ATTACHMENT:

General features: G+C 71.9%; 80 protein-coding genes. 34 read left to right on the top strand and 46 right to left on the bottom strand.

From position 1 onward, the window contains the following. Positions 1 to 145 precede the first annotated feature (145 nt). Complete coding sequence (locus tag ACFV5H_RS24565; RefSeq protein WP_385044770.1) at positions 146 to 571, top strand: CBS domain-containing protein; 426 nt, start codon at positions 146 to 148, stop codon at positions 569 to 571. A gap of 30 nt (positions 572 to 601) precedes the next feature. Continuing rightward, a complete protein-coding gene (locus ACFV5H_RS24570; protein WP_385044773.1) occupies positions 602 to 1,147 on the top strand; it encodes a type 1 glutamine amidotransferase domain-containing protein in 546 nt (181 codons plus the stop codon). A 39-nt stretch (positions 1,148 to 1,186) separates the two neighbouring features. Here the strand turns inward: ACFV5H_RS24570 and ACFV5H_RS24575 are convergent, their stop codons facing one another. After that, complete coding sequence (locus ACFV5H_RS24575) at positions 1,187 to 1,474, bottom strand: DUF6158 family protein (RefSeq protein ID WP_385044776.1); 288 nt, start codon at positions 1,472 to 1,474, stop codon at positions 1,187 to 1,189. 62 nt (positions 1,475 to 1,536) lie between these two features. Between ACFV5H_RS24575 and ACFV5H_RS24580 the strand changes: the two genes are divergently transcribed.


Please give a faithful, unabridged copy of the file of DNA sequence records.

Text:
General features: G+C 71.9%; 80 protein-coding genes. 34 read left to right on the top strand and 46 right to left on the bottom strand.

From position 1 onward, the window contains the following. Positions 1 to 145 precede the first annotated feature (145 nt). Complete coding sequence (locus tag ACFV5H_RS24565; RefSeq protein WP_385044770.1) at positions 146 to 571, top strand: CBS domain-containing protein; 426 nt, start codon at positions 146 to 148, stop codon at positions 569 to 571. A gap of 30 nt (positions 572 to 601) precedes the next feature. Continuing rightward, a complete protein-coding gene (locus ACFV5H_RS24570; protein WP_385044773.1) occupies positions 602 to 1,147 on the top strand; it encodes a type 1 glutamine amidotransferase domain-containing protein in 546 nt (181 codons plus the stop codon). A 39-nt stretch (positions 1,148 to 1,186) separates the two neighbouring features. Here the strand turns inward: ACFV5H_RS24570 and ACFV5H_RS24575 are convergent, their stop codons facing one another. After that, complete coding sequence (locus ACFV5H_RS24575) at positions 1,187 to 1,474, bottom strand: DUF6158 family protein (RefSeq protein ID WP_385044776.1); 288 nt, start codon at positions 1,472 to 1,474, stop codon at positions 1,187 to 1,189. 62 nt (positions 1,475 to 1,536) lie between these two features. Between ACFV5H_RS24575 and ACFV5H_RS24580 the strand changes: the two genes are divergently transcribed.